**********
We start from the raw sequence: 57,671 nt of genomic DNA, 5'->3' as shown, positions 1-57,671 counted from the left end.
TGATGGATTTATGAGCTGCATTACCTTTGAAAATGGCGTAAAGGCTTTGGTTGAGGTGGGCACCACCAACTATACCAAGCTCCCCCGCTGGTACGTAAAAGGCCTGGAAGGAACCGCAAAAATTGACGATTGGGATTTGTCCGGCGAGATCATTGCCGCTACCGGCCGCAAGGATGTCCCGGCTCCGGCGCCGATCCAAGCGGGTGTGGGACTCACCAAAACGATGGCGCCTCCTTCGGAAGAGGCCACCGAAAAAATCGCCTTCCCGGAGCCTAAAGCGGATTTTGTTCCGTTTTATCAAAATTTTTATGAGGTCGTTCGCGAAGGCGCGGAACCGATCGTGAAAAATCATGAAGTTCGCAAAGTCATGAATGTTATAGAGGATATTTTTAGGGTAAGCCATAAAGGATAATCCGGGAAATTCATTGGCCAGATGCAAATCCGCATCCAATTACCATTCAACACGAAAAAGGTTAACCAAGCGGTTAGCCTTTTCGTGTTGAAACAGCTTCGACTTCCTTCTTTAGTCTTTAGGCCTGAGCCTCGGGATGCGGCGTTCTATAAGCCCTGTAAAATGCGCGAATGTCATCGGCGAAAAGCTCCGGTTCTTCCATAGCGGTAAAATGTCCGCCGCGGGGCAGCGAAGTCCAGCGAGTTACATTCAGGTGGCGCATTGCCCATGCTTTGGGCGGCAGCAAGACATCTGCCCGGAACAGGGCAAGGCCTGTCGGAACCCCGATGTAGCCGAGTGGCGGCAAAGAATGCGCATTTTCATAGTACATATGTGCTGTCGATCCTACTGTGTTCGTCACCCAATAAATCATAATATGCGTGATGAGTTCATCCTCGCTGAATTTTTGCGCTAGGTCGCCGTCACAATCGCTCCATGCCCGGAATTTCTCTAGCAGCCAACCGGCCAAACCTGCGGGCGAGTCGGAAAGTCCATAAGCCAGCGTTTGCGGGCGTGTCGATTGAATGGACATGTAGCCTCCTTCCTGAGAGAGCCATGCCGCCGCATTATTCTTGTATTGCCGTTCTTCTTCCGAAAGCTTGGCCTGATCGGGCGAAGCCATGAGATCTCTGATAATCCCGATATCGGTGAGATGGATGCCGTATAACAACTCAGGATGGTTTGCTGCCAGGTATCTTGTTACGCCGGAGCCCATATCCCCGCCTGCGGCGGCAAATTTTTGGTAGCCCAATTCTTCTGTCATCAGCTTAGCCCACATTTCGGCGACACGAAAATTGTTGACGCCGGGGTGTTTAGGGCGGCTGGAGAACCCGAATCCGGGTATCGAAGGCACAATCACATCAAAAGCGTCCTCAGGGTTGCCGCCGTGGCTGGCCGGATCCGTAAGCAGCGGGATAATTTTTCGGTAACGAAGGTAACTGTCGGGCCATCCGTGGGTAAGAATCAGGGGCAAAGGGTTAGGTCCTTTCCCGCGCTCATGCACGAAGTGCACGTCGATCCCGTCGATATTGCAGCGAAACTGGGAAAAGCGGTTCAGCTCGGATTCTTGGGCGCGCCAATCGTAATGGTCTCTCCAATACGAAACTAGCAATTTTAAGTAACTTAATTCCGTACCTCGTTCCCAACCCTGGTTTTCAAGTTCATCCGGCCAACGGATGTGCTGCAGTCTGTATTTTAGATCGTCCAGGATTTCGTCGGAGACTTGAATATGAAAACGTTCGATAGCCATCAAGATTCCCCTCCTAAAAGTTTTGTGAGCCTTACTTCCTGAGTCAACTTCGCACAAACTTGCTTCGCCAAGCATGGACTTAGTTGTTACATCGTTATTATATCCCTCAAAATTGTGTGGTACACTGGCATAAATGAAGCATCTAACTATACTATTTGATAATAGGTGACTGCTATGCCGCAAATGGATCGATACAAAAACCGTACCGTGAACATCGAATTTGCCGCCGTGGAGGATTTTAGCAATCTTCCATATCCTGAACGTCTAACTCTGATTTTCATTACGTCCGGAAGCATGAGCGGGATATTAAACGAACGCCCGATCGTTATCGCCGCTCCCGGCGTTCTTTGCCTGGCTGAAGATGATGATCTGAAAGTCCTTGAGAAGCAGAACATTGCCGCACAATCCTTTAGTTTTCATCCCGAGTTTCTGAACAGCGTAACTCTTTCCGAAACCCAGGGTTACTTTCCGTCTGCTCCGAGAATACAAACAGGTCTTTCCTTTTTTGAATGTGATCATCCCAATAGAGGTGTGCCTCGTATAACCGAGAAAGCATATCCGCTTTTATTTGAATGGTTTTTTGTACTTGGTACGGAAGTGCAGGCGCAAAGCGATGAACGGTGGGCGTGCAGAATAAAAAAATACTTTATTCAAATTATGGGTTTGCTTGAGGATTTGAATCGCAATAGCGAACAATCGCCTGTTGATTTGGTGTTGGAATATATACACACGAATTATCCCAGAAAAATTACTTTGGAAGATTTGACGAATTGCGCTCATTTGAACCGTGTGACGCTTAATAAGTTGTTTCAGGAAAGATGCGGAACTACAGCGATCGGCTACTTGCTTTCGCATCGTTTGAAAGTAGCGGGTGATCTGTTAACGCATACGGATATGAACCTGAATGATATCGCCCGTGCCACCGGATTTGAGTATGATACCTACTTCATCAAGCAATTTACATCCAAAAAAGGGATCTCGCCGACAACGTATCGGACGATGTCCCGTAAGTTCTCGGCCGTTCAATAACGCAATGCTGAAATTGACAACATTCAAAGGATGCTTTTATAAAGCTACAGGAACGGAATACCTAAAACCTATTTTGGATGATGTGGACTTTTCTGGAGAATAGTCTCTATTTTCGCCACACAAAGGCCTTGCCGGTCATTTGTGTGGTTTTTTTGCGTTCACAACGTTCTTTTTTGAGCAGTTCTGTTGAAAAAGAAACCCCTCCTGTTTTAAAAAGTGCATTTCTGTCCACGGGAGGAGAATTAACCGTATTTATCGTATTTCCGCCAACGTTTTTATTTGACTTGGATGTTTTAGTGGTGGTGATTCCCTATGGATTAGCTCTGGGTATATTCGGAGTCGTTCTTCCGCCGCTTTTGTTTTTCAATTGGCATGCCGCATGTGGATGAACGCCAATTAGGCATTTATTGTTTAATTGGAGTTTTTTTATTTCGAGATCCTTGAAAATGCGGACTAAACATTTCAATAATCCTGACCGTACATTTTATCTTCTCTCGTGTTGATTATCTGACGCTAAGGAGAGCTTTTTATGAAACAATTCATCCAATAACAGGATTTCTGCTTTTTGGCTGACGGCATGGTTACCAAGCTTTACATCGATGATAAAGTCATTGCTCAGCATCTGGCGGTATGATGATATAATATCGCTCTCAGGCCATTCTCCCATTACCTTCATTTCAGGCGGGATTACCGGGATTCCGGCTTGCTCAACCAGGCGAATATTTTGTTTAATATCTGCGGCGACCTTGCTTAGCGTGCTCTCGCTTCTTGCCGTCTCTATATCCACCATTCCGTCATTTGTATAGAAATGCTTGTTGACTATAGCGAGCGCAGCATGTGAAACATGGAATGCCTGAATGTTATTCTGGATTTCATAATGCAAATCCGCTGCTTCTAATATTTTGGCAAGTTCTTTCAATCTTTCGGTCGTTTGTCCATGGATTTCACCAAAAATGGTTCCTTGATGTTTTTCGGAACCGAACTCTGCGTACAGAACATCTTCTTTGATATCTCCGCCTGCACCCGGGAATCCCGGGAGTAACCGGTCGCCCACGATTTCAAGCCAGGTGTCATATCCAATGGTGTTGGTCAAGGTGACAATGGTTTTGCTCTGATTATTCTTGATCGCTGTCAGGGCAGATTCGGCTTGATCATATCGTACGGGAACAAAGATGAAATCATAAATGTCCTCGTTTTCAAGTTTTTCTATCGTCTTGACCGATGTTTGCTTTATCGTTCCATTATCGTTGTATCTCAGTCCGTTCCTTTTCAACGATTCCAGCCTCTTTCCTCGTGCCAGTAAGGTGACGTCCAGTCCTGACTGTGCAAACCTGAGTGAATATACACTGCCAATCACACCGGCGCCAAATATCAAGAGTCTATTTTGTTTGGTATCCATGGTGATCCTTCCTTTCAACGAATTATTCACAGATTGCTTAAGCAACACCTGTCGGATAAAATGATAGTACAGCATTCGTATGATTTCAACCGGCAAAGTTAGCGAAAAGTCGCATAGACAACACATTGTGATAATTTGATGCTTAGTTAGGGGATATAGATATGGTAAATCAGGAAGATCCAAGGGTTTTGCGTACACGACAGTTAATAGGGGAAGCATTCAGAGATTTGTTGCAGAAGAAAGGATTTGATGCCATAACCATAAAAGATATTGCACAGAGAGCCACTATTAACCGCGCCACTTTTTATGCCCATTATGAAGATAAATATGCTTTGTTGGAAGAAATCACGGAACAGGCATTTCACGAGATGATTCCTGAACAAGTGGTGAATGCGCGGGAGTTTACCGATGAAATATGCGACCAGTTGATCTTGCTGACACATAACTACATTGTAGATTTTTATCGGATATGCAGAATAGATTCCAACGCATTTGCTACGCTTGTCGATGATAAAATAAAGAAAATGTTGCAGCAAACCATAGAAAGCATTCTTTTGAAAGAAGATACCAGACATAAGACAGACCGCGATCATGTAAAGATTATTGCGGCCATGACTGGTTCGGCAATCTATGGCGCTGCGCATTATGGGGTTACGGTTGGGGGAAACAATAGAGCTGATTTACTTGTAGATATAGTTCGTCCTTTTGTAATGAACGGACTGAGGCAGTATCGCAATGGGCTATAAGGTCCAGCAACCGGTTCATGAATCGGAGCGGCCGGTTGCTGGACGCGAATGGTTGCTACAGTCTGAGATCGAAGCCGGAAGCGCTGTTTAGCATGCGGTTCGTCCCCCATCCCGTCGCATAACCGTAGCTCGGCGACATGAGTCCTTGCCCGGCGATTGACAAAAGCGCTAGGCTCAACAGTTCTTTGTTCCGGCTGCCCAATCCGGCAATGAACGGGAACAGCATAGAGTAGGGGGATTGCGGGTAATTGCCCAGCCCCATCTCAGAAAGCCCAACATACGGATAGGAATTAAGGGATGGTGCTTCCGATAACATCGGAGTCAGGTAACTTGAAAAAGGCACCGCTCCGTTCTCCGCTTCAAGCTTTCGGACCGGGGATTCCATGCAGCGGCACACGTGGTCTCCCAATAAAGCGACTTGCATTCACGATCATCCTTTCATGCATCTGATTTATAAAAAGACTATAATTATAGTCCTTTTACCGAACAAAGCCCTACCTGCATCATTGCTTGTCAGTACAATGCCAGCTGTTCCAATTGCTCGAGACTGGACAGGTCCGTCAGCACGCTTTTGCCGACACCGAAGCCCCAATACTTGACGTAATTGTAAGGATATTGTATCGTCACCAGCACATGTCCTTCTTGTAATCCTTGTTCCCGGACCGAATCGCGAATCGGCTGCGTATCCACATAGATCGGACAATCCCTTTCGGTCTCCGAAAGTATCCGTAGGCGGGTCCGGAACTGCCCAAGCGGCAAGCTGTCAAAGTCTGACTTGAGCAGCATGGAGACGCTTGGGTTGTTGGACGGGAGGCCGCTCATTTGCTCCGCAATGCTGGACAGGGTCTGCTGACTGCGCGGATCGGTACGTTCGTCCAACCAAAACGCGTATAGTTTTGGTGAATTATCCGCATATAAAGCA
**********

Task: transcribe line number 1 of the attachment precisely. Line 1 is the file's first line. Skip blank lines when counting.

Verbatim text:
We start from the raw sequence: 57,671 nt of genomic DNA, 5'->3' as shown, positions 1-57,671 counted from the left end.